There´s a local joke about Vitoria Gasteiz: in the capital city of the Basque Country there are two stations, the train station and the winter season (in spanish language – just like in portuguese – the word ‘estación’ has a double meaning, it can be used to refer to a station or to the season).
Here is the first coincidence: I arrived in Vitoria Gasteiz exactly by train and in winter, in the last days of January. And another coincidence: I took with me a book called ‘Victoria’, written by Knut Hamsun, a norwegian author.
Forgetting the name coincidence, there´s a better literary recommendation related to the city: ‘The Silence of the White City’ is a trilogy written by the local author Eva García Sáenz and follows the footsteps of an investigator, chief Ayala, trying to unravel a series of crimes.
Vitoria Gasteiz is a modern city with a medieval uptown, my favorite area to be honest: viewed from the sky, this area has the form of an almond, thanks to the Santa Maria cathedral, surrounded by streets that converge to her from both sides.
Santa Maria cathedral is, in fact, part of another highlight of Vitoria Gasteiz: a skyline composed of four towers: besides Santa Maria´s cathedral, another three religious spires adorn the local sky, the San Miguel, San Pedro and San Vicente´s churches.
But don´t worry, if you´re not into religion, there´s a lot to do and to see in the city. One of my favorite activities was to discover the local street art. Vitoria Gasteiz has an impressive collection of murals, thanks to an initiative called ‘La Ciudad Pintada’ (‘The Painted City’). It was hard to decide my favorite one…
Anyway, the most creative and interesting local street artist is, definitely, Relata. A collection of cans color the walls and compose phrases that make you wonder around the city.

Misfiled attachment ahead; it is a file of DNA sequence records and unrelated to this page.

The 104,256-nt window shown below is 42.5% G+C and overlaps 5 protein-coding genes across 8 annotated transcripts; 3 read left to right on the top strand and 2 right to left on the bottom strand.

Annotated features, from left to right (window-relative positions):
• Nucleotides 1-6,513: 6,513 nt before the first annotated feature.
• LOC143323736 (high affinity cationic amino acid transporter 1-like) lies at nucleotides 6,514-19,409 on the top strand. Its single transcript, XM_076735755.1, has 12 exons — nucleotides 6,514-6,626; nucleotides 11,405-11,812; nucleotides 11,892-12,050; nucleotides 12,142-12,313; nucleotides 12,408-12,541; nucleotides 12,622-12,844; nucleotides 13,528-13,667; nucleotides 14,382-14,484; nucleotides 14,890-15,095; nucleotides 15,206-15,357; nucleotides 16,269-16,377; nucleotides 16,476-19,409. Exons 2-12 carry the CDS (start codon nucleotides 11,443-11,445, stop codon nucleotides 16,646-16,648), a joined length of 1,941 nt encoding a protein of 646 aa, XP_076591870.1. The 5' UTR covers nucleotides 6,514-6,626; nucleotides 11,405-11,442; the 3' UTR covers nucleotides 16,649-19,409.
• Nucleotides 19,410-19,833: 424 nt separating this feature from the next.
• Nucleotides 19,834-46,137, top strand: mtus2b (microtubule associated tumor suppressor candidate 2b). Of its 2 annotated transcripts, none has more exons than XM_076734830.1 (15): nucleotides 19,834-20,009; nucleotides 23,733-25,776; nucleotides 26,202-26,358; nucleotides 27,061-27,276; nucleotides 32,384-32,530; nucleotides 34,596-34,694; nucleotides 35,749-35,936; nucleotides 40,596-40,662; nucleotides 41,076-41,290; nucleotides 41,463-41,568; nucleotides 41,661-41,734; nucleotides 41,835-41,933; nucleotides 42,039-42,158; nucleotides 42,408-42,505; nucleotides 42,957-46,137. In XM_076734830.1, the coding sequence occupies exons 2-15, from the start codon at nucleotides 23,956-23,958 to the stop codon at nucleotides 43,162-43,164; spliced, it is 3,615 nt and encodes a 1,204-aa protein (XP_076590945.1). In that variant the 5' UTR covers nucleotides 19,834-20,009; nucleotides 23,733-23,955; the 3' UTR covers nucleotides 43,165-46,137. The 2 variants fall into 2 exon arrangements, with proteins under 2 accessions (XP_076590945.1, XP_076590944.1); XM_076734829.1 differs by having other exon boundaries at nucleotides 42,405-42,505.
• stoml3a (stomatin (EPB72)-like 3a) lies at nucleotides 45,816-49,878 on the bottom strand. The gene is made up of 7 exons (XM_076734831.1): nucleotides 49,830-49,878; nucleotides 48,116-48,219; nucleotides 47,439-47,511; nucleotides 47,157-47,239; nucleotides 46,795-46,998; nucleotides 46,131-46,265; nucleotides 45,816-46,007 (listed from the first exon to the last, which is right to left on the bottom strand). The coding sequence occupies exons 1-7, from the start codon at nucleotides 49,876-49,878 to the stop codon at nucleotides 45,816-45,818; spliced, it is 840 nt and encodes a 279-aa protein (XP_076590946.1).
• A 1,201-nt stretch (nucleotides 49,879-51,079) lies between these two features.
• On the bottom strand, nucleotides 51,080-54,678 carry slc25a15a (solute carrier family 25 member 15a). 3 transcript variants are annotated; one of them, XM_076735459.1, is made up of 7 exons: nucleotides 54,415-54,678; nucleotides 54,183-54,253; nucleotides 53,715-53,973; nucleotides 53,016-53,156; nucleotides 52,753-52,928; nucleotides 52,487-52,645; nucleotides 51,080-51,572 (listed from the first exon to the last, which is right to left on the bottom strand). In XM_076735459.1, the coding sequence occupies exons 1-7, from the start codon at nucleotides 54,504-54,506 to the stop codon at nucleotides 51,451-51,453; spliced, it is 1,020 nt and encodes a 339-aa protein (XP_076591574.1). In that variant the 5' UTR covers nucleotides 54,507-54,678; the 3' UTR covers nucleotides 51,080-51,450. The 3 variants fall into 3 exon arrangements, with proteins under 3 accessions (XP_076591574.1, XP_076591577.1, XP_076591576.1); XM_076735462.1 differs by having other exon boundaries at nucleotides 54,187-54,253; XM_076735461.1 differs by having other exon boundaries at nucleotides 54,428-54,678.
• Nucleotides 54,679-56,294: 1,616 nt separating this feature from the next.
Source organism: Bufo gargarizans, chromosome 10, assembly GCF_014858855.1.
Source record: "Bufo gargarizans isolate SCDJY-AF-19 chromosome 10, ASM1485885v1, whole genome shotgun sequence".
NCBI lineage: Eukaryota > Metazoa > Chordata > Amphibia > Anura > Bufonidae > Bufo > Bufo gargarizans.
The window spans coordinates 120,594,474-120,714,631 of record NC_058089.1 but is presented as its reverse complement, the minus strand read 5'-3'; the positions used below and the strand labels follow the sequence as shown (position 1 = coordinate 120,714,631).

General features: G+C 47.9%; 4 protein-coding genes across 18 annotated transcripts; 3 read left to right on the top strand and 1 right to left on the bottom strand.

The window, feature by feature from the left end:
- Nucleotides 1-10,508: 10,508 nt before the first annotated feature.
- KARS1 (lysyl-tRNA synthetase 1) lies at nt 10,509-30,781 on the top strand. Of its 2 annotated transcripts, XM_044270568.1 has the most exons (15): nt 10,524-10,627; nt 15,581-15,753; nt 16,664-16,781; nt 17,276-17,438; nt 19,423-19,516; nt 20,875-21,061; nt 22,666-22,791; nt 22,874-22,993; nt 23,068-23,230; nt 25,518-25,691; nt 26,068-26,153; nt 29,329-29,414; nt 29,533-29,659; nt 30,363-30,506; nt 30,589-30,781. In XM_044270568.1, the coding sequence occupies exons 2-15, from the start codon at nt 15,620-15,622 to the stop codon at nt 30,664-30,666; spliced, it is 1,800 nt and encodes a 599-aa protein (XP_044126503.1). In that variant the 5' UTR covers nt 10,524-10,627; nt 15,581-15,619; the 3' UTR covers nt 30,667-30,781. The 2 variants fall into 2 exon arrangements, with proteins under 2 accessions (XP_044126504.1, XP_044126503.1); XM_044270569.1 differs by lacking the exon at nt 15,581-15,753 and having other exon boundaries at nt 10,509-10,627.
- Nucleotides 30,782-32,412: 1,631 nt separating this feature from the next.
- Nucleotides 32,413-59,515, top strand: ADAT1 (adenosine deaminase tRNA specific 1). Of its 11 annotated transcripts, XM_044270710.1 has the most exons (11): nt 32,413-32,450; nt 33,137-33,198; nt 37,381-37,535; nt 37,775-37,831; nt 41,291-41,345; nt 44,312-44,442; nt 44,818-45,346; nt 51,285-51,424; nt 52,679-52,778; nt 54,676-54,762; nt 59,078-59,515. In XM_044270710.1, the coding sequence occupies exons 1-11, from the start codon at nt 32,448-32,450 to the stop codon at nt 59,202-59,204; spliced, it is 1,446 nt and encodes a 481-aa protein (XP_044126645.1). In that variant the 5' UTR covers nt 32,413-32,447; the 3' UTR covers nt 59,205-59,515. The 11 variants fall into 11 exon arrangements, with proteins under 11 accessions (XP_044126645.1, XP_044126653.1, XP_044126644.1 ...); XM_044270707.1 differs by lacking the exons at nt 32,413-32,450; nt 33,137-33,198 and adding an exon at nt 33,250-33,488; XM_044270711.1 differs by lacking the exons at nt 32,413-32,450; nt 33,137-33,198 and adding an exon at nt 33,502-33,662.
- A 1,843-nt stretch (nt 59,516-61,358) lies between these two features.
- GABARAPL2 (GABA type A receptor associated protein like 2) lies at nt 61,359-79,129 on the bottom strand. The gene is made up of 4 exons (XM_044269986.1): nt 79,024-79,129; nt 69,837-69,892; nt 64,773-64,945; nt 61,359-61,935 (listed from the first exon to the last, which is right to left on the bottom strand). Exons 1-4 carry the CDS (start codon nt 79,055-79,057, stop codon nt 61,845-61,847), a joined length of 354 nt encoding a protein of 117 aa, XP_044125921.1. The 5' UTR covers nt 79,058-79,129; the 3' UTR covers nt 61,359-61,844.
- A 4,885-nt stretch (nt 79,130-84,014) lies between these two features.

Besides the coincidences, there was another fact to confirm I arrived in Vitoria Gasteiz at the right time: it was a sunny long day and the streets were crowded with smiley people outside, talking and laughing.
This friendly and vibrant mood inspired me to roam around the medieval old town, with my Hamsun´s novel, and suddenly I found dozens of locals sitted in the street, surrounding the door of a place called Aldapa.
Aldapa is a bar and one of the local hidden gems: it serves a collection of homemade drinks that mix coffee and alcohol. Every drink has a geography name related and I took the house suggestion, Jamaicano. Spoiler alert: although the recipe is secret, it includes cream.
Another suggestion: by the evening, and after your Jamaicano in Aldapa, walk up, a few meters to the viewpoint in front of San Miguel church, and admire the sunset that composes the west side of the city.
Then return to the downtown: follow the cobblestone stairs and reach the center by the Virgen Blanca square, right in the heart of the city, where every year the local festivities take place, on the 4th of August.
A visit to Vitoria Gasteiz is not complete until you discover the Green Belt, a collection of pedestrian paths composed by palaces (such as the impressive Fine Arts Museum) and romantic gardens, with the cherry on the cake: the Armentia forest.
I spent three wonderful days discovering a unique and peaceful city. I left with beautiful memories… and a wish: to seize Vitoria Gasteiz for a longer period. Any suggestions on how to concretize it???
For now, I think I’ll start by contacting the local authorities to help chief Ayala to solve the crimes plotted in the ‘white city’ trilogy by Eva García Saénz.
Follow my photographic journey in Vitoria Gasteiz the next few days on Instagram
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